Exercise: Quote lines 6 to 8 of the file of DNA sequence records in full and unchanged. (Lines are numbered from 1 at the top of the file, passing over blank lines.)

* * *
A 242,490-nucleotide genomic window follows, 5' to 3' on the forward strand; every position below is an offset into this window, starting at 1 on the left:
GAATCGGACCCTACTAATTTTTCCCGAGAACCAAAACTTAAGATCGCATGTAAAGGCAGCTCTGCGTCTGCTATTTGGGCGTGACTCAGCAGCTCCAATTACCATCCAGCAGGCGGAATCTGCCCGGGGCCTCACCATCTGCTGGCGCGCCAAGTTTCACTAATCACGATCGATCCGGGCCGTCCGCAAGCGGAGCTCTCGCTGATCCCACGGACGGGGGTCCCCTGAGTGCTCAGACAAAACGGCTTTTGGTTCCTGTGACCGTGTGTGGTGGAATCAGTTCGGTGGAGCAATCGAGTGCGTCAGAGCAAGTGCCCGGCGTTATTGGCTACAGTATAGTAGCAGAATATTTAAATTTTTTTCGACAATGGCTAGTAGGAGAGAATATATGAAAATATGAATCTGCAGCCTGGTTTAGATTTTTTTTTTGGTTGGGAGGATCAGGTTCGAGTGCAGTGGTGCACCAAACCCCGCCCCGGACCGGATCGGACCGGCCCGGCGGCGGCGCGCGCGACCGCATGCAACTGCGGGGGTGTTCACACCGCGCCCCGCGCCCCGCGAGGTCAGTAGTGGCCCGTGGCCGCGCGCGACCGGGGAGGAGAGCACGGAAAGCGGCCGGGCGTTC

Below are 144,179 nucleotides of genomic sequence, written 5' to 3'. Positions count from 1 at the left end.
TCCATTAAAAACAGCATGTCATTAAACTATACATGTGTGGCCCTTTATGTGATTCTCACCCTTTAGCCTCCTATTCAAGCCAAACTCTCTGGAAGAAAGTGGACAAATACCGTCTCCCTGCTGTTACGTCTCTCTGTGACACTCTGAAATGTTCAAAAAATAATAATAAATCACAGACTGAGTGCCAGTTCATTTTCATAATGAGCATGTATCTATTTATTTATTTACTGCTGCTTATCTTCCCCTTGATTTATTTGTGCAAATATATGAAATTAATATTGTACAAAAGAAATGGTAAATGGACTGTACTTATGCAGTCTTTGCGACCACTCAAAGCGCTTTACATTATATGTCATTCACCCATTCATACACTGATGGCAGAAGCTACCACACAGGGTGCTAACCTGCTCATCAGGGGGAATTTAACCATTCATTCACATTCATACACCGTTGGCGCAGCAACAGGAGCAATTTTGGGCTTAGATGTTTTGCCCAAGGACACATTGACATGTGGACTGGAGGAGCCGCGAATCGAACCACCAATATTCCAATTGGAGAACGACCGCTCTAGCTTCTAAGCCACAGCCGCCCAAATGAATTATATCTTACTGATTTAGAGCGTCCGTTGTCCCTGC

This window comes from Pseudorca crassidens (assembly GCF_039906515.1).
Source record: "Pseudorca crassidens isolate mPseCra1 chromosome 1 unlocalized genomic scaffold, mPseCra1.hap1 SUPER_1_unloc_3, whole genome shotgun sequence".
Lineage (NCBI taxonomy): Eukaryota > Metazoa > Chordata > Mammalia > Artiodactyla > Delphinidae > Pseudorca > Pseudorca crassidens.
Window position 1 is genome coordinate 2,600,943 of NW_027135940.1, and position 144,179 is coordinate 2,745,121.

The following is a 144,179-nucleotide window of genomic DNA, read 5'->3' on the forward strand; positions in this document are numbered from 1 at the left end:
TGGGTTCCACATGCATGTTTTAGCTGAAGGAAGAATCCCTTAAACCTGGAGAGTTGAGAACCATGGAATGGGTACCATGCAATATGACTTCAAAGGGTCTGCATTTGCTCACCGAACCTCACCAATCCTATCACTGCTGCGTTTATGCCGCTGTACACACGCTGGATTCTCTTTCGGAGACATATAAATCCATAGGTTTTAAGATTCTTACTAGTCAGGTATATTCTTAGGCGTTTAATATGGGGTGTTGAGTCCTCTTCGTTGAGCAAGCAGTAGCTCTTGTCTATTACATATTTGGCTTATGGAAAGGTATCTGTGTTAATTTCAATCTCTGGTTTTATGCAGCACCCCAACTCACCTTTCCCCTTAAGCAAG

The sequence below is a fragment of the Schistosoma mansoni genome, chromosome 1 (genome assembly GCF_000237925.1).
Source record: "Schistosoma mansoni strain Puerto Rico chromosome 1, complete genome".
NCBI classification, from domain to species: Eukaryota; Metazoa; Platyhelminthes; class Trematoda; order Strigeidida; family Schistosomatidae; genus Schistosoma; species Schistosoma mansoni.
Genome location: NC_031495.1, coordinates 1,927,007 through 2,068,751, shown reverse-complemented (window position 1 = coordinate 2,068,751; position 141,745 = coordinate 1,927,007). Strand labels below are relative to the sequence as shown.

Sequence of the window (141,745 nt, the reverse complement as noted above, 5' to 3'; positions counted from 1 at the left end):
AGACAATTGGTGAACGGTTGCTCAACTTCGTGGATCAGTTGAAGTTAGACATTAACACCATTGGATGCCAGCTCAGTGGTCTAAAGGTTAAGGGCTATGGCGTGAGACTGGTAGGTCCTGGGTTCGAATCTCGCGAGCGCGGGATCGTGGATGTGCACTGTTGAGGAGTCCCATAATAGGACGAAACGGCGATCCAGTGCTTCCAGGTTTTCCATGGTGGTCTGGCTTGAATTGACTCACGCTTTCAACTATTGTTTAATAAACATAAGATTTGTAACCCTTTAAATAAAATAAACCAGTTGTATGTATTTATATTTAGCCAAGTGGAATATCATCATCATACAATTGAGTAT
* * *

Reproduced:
Source record: "Pseudorca crassidens isolate mPseCra1 chromosome 1 unlocalized genomic scaffold, mPseCra1.hap1 SUPER_1_unloc_3, whole genome shotgun sequence".
Lineage (NCBI taxonomy): Eukaryota > Metazoa > Chordata > Mammalia > Artiodactyla > Delphinidae > Pseudorca > Pseudorca crassidens.
Window position 1 is genome coordinate 2,600,943 of NW_027135940.1, and position 144,179 is coordinate 2,745,121.